Donald Trump Challenges White House Reporter for Pro-China Talking Points

White House

President Donald Trump challenged a Hong Kong reporter on Monday after she asked the president at the White House press briefing about working with China to help fight the coronavirus.

YouYou Wang, a White House reporter for Phoenix TV, claimed there were multiple flights from China sent to the United States carrying medical supplies and equipment from partnership companies in China Huawei and Alibaba.

“Sounds like a statement more than a question,” Trump replied.

As Wang tried to highlight China’s efforts to assist the United States, Trump interrupted to ask her to identify her news outlet.

When Wang responded that she worked for Phoenix TV based in Hong Kong, Trump replied, “Is it owned by China? Is it owned by the state?”

“No, it’s not. it’s a private owned company,” Wang replied.

Phoenix TV is a private media company in Hong Kong, but it also has a warm relationship with China, as it is the only private television network allowed to broadcast news in Chinese.

Phoenix TV has been identified as an outlet used to spread propaganda from China.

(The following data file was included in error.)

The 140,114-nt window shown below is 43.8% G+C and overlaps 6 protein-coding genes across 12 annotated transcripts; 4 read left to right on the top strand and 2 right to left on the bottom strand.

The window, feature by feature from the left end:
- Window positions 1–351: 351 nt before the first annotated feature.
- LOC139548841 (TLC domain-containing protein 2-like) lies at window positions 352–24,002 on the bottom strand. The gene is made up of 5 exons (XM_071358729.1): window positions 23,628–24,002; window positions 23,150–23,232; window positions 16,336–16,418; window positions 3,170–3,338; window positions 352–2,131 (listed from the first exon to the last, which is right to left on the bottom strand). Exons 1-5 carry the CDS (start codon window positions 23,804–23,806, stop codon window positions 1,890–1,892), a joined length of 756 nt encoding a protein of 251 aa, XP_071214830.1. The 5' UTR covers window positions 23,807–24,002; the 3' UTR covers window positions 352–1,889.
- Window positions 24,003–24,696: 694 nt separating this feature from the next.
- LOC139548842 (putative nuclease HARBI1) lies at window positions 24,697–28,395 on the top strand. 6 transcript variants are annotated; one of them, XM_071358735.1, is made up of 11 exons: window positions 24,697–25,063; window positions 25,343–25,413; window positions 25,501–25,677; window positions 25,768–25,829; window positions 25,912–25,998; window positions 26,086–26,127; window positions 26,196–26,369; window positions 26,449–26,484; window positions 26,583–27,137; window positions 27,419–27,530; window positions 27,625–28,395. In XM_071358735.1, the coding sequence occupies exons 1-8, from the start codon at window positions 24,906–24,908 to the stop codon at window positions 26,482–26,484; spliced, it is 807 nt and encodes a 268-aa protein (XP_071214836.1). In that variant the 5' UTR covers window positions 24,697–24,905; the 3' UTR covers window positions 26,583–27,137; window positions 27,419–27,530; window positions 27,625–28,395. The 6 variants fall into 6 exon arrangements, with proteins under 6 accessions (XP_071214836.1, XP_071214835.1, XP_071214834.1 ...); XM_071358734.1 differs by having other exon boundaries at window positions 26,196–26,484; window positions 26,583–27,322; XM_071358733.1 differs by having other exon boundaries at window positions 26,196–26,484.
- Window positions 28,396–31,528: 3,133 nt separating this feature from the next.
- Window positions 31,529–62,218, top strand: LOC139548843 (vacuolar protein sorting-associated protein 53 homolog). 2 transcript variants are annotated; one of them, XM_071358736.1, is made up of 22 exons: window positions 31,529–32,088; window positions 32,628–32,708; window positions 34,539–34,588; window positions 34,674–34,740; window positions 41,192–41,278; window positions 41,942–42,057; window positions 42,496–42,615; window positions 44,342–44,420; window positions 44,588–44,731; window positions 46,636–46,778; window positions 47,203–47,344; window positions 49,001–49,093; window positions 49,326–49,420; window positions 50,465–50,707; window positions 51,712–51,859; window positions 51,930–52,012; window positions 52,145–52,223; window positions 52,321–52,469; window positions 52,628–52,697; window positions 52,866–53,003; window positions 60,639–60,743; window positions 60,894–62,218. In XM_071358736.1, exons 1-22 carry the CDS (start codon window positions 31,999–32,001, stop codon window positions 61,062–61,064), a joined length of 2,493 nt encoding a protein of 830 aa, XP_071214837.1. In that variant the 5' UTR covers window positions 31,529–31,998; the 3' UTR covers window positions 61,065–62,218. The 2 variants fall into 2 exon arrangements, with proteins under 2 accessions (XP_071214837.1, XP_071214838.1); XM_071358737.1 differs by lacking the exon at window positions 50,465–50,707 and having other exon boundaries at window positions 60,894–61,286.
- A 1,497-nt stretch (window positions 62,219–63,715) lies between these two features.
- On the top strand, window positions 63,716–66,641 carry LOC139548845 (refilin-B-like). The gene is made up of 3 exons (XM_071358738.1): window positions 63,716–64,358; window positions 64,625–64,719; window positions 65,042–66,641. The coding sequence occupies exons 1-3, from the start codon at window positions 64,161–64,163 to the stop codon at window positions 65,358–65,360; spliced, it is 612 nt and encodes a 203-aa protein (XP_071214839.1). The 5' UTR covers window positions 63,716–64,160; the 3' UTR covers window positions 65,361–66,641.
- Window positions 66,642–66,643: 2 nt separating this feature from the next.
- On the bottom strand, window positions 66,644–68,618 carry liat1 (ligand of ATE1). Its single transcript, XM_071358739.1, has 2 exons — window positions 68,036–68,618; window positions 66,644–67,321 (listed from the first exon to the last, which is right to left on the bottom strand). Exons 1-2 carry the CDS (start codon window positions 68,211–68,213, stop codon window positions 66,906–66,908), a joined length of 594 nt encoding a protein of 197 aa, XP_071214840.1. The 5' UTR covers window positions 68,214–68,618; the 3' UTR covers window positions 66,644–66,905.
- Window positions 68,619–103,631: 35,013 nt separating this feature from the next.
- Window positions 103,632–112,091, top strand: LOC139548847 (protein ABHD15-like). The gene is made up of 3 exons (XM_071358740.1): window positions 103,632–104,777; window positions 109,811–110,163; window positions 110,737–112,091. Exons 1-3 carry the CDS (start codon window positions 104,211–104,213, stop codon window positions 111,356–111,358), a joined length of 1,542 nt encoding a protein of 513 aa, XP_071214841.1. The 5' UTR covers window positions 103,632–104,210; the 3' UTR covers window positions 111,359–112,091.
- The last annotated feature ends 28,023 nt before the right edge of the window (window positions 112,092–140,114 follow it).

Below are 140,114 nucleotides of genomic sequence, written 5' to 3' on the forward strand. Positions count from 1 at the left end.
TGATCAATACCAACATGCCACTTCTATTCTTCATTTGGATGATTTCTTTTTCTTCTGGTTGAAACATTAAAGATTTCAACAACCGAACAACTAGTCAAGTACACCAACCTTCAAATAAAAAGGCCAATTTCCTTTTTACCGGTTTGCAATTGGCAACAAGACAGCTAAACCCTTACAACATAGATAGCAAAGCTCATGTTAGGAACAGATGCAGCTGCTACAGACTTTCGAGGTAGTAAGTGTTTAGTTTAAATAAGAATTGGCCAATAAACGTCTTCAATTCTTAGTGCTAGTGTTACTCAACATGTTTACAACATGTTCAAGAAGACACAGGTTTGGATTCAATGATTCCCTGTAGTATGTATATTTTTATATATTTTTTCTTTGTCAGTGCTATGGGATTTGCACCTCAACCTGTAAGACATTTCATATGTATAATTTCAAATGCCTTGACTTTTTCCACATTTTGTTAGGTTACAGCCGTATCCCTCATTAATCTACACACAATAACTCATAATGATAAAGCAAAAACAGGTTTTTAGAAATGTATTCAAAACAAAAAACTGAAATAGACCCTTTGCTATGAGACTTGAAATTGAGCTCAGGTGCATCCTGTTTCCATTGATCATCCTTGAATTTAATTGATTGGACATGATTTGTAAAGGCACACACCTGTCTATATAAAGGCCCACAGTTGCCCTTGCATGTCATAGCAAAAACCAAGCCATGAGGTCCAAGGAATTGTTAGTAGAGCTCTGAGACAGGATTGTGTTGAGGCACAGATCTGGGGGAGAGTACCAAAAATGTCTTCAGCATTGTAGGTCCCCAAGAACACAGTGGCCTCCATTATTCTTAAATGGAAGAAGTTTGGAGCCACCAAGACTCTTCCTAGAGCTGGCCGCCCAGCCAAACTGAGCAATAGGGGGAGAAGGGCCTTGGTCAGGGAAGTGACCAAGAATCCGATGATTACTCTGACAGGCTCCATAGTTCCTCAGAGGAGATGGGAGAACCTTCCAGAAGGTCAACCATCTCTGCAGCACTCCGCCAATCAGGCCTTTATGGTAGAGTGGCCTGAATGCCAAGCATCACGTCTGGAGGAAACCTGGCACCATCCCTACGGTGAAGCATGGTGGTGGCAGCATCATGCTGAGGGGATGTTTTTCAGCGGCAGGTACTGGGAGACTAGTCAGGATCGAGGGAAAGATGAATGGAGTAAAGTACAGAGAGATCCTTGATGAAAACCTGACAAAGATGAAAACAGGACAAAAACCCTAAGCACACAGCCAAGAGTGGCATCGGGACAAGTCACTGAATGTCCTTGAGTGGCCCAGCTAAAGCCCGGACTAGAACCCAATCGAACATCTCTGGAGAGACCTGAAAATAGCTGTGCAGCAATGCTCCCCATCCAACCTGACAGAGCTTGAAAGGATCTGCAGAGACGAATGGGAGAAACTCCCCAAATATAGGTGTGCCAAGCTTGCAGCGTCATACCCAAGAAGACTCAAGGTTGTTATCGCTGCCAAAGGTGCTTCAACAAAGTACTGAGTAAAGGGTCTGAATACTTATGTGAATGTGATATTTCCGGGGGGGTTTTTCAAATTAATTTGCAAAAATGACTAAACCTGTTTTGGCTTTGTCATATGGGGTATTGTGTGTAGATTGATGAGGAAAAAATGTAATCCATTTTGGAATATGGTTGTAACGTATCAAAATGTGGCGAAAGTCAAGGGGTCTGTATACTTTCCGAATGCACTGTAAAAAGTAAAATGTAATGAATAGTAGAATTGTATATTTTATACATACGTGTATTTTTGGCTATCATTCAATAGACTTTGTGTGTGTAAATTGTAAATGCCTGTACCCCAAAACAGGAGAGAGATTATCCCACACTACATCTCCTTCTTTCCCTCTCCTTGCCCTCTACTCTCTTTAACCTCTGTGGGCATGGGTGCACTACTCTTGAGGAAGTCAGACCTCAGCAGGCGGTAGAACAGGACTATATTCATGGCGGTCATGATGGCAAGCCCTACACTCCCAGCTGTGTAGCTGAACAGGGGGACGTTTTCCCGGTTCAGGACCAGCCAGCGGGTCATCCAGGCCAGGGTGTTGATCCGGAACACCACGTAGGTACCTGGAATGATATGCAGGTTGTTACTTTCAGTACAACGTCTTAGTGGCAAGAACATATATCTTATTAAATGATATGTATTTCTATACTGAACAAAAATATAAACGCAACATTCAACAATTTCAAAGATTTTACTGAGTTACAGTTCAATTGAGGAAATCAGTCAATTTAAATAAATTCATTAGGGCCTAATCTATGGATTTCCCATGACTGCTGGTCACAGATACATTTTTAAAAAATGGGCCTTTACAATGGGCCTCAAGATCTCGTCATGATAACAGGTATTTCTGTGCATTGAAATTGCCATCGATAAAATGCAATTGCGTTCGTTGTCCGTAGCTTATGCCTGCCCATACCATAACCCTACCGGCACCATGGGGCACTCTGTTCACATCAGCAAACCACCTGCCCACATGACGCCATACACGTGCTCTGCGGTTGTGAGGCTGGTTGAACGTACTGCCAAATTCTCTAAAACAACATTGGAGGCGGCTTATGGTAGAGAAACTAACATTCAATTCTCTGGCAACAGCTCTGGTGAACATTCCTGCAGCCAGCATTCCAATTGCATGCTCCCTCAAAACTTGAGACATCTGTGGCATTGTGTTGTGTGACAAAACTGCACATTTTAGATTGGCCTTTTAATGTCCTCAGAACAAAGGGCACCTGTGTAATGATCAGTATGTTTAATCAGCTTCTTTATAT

The Hoover Institute describes Phoenix TV as a “quasi-official” global network of the Chinese government.

CCTV, a state-owned media company in China, also has a financial stake in the company, according to the Washington Post.

“It was a symbolic gesture to show we wouldn’t oppose the Communist Party,” Phoenix TV founder Liu Changle said in 2005.

Officials in China are working to propagate the news narrative that China is the global leader on efforts to fight the coronavirus in an attempt to shift blame from the country being the source of the virus, according to a recent analysis of Chinese state media by the Iskrit Group. 

But that narrative faces its own challenges, due to problems with some of the equipment coming from China.

The Netherlands was forced to recall 600,000 medical masks that were discovered to have defective filters, and Spain received coronavirus test kits from China that only had a 30 percent accuracy rate.

Former White House aide Steve Cheung detailed the outlet’s relationship with China on Twitter after President Trump had the exchange with the Hong Kong reporter.

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